Judge Slams Justice and State Departments for Inept Handling of FOIA Requests
Ruling saying the agencies’ approach “smacks of outrageous misconduct” and “negligence” gives new life to Clinton email case.
In another of many stories from the 2016 presidential campaign that will not die, a district judge last week handed a victory to the conservative legal transparency group Judicial Watch by requiring two major federal agencies to perform a do-over on their search for missing Hillary Clinton emails.
In a Dec. 6 ruling, Judge Royce Lamberth of the U.S. District Court for the District of Columbia ordered the Justice and State departments to meet with the plaintiffs’ attorneys to discuss next steps in determining whether Obama administration first-term Secretary of State Clinton’s use of a private email server was an “intentional attempt to evade” the Freedom of Information Act. They will also review whether State’s attempts to settle the Judicial Watch document-request case in 2014-2015 regarding the deaths of four Americans at the hands of terrorists in Benghazi, Libya, “amounted to bad faith,” and whether State had adequately searched its files for the legal group’s requested documents.
Lamberth, an appointee of President Reagan, used tough language in requiring that the two departments respond within 10 days on requests that go back to the Obama administration, saying the agencies’ approach “smacks of outrageous misconduct” as well as “negligence borne of incompetence.” The judge suggested the possibility that “career employees in the State and Justice departments colluded to scuttle public scrutiny of Clinton, skirt FOIA and hoodwink this court.”
Faced with “one of the gravest modern offenses to government transparency, the State and Justice departments fell far short,” the judge wrote. “So far short, that the Court questions even now whether they are acting in good faith,” he continued, saying the new action is required by the court “to see if it can rule out egregious government misconduct and vindicate the public’s faith in the State and Justice departments.”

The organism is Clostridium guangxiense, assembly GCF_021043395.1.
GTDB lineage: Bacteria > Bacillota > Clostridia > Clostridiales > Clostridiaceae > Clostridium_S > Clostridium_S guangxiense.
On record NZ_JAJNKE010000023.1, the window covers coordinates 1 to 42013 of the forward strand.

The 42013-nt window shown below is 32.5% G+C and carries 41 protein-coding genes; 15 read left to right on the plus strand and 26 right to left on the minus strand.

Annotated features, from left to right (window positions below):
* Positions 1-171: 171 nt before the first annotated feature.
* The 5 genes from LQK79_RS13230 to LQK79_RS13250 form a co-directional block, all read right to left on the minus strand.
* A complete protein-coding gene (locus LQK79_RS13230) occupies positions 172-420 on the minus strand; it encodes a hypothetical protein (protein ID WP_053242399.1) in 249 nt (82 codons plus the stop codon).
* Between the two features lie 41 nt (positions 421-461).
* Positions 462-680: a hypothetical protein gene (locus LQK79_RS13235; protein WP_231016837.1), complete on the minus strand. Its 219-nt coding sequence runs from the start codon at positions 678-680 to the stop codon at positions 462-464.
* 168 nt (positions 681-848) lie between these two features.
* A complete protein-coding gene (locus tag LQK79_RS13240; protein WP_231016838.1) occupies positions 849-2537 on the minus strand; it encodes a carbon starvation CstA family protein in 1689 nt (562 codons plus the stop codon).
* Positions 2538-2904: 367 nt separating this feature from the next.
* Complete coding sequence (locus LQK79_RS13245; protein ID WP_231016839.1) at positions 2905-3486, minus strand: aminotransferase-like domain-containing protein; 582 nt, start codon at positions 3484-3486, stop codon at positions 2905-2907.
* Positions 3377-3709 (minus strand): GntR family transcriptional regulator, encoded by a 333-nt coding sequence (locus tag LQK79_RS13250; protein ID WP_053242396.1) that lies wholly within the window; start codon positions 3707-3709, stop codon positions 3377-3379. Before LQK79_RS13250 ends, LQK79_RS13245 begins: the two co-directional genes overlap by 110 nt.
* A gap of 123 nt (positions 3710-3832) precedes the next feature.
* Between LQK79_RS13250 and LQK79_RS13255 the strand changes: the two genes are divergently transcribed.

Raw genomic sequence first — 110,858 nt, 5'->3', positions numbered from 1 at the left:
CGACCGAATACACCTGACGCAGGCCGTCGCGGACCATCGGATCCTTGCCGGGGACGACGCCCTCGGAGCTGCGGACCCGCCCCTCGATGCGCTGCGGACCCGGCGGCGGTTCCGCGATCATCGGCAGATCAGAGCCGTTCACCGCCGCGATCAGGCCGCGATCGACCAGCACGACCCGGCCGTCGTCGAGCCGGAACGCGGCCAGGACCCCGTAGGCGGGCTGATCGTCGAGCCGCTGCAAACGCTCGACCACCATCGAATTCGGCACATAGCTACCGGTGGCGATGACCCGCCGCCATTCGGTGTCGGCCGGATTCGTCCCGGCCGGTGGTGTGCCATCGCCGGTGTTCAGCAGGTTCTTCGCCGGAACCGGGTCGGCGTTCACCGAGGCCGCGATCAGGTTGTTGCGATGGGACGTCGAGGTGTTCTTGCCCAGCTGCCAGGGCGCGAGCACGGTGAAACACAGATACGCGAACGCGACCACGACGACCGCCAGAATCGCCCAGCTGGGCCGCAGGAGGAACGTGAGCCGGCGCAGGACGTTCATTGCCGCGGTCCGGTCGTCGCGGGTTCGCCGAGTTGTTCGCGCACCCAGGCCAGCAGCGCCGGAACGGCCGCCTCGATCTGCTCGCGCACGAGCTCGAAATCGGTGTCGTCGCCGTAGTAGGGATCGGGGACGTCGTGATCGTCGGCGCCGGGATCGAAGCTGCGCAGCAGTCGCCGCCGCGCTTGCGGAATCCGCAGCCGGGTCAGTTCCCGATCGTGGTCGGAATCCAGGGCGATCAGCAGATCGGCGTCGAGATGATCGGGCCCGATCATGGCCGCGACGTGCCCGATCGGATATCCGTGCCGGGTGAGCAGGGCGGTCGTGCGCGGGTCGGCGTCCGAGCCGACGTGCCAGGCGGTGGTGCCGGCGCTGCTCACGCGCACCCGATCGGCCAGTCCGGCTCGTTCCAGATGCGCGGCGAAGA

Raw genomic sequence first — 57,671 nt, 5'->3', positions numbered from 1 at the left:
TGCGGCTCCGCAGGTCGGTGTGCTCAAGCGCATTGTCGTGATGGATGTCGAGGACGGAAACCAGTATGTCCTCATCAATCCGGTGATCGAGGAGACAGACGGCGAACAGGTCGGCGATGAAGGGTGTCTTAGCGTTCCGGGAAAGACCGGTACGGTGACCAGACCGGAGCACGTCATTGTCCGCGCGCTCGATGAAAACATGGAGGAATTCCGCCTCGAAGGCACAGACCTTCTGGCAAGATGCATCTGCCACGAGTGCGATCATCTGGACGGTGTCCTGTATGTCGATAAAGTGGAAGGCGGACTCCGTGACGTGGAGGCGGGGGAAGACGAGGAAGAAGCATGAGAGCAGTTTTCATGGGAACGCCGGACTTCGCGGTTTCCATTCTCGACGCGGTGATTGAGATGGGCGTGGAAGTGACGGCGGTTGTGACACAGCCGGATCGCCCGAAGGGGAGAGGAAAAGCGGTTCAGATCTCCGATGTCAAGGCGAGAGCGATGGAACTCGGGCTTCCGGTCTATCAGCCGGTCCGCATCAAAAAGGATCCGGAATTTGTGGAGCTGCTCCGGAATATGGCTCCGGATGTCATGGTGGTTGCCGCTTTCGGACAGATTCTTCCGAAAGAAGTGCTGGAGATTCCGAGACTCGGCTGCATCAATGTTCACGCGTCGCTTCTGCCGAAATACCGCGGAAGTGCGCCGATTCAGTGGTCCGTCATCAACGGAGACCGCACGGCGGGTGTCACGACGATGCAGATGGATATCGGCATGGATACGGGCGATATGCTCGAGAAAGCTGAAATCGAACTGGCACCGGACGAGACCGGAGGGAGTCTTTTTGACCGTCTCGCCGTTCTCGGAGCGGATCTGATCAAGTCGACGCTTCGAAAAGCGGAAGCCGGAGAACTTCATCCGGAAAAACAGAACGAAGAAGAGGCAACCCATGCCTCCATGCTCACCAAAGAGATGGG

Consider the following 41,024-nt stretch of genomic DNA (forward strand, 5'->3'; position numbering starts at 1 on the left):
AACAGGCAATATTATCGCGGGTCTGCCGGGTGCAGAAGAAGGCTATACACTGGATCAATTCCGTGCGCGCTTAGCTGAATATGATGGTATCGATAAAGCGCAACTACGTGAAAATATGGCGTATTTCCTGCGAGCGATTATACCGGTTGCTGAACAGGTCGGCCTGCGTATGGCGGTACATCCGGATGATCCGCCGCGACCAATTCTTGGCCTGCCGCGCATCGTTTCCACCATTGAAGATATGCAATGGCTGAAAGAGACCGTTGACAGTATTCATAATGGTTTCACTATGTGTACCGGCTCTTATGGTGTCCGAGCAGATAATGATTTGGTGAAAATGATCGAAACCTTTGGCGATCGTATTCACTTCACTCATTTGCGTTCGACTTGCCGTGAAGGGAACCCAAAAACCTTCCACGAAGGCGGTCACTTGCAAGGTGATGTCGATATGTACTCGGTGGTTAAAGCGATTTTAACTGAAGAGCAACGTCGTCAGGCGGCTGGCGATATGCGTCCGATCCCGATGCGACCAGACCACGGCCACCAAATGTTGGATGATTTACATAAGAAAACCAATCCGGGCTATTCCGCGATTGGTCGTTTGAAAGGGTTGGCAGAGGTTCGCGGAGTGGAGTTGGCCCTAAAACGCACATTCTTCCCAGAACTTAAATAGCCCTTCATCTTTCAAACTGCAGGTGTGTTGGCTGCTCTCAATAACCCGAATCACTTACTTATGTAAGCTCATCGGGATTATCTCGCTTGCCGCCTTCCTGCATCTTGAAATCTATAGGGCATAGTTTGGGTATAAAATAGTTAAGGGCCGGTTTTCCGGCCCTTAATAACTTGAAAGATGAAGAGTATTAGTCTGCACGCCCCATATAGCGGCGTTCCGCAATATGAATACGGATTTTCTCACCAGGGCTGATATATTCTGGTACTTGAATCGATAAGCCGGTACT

Lamberth added that “The Court takes no pleasure questioning the intentions of the nation’s most august executive departments. But it still remains unknown whether Clinton used a private email server to duck FOIA requests.”
Judicial Watch, which has continued its five-year-old quest for more Clinton documents as the Trump administration nears its third year, filed its first request for Benghazi documents in 2014—months before the public learned that Clinton had maintained a private server. It continues to seek what it regards as missing relevant emails.
“The historic court ruling raises concerns about the Hillary Clinton email scandal and government corruption that millions of Americans share,” said Judicial Watch president Tom Fitton. “Judicial Watch looks forward to conducting careful discovery into the Clinton email issue and we hope the Justice Department and State Department recognize Judge Lamberth’s criticism and help, rather than obstruct, this court-ordered discovery.”
The government’s lawyers had argued that Judicial Watch was requesting documents that were already public, a characterization the judge rejected.
On Monday, a State Department official said in an email to Government Executive, “We are aware of Judge Lamberth’s recent order defining the scope of discovery in the FOIA Litigation case….. The department takes its records management responsibilities seriously,” adding that it is reviewing the ruling. “The Department of State will continue to act in good faith with respect to its FOIA processing and litigation.”
Justice declined comment, as did several FOIA transparency advocacy groups contacted by Government Executive. Patrice McDermott, director of Government Information Watch, said Lamberth’s ruling “sets an important standard for records held outside the physical custody of the agency.”